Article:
MANILA Electric Co. (Meralco), the country’s largest power distributor, expects lower profits in the second half of the year compared to the first half due to the impact of the 10 percent cut in its distribution charge.
Meralco Chairman Manuel Pangilinan said the company is set to implement the reduction in its distribution charges once it secures the approval of the Energy Regulatory Commission (ERC).
“It is likely the second half will be poorer than the first half. Lower because the new tariff, subject to approval, we will bring it down by approximately 10 percent,” Pangilinan told reporters.
He added that the lower tariff will be applicable in the second half and onwards, and would therefore affect Meralco’s second half profits.
However, Pangilinan said the lower revenue may be mitigated by customer count growth which is moving to 4 percent, and volume growth of about 2 percent to 3 percent this year.
How the economy performs will also affect Meralco’s bottom line in the second half, he explained. “That is also a function of how the economy performs in the second half,” he said.
“We’re quite optimistic because we’re approaching elections. Usually there’s a bit of election spending,” he said.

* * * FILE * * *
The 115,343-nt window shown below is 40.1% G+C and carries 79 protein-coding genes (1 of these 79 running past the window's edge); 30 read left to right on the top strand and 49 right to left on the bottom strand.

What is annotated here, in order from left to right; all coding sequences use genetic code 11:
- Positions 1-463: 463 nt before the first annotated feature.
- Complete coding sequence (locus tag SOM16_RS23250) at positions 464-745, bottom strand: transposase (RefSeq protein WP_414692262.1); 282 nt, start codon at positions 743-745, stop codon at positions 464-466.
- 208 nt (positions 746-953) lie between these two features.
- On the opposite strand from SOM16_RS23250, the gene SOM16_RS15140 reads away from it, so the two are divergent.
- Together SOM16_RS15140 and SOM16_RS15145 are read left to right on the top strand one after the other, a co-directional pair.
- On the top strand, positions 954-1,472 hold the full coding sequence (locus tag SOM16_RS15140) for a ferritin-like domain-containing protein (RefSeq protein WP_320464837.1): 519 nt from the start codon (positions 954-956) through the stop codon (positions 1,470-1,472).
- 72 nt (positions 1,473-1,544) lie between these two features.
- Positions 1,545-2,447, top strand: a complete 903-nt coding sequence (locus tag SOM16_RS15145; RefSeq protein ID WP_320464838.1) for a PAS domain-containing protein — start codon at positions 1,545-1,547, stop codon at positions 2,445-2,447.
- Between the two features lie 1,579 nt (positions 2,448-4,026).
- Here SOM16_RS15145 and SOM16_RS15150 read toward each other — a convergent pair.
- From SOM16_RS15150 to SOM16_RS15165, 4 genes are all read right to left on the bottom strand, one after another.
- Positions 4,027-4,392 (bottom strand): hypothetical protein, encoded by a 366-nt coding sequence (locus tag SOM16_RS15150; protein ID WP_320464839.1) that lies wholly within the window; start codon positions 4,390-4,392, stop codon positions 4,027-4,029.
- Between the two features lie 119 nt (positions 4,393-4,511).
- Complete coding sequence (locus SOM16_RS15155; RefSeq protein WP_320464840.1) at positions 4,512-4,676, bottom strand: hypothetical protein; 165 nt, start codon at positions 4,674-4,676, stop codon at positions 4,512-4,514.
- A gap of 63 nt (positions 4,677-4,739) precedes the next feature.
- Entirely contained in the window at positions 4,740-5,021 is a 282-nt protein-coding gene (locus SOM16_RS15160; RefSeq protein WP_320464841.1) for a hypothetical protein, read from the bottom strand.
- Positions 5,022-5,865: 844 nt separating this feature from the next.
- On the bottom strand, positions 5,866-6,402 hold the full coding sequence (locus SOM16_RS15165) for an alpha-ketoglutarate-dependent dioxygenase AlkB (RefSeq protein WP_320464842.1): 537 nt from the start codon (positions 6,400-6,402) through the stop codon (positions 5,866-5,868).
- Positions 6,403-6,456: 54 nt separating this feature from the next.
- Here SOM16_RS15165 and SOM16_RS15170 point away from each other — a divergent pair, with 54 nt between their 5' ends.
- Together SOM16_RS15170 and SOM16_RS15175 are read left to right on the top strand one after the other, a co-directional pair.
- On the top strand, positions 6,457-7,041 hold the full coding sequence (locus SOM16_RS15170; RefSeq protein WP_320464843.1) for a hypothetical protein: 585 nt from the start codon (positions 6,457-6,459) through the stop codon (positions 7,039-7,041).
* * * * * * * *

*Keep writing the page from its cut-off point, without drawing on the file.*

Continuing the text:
Luzon grid placed on ‘yellow’ alert
Meanwhile, the Luzon grid was placed on yellow alert on Friday as power supply dipped after seven power plants were either derated or went on shutdown.
To derate means to reduce the electrical power rating of a power plant to improve safety, reliability, or efficiency.
“As of Friday we are on yellow alert. Hopefully there are no other power plants that will go offline,” Meralco spokesperson Joe Zaldariagga told reporters on the sidelines of the Meralco Technology and Innovation Summit held at the Meralco grounds in Ortigas, Pasig City.
Zaldariagga cited data from the National Grid Corporation of the Philippines (NGCP) which reported that six power plants were on shutdown on Friday, namely: Malaya 1 and 2, Limay 2, Tiwi 2, Pagbilao 1, Malaya 2 and Sta. Rita Module 40.
Calaca Unit 1 was derated at 146 megawatts (MW) and Quezon Power Philippines Limited (QPPL) had lower capacity as well.
The shutdowns and reduced power capacity affected reserves, which dropped to 487MW as of 1 p.m. Friday, below the regulating reserve of 647 MW.
This prompted NGCP to place the Luzon grid on yellow alert, a system condition where the total reserve is less than the capacity of the largest plant online. For the Luzon grid, this is 647MW.
The Luzon grid ideally needs contingency reserves of 647 MW, dispatchable reserves of 647 MW and regulating reserves of about 300 MW to avert any power outages in case several power plants go on sudden forced outages.
Data from the NGCP showed that the Luzon grid has an expected capacity of 9,146MW and a projected peak demand of 8,659 MW.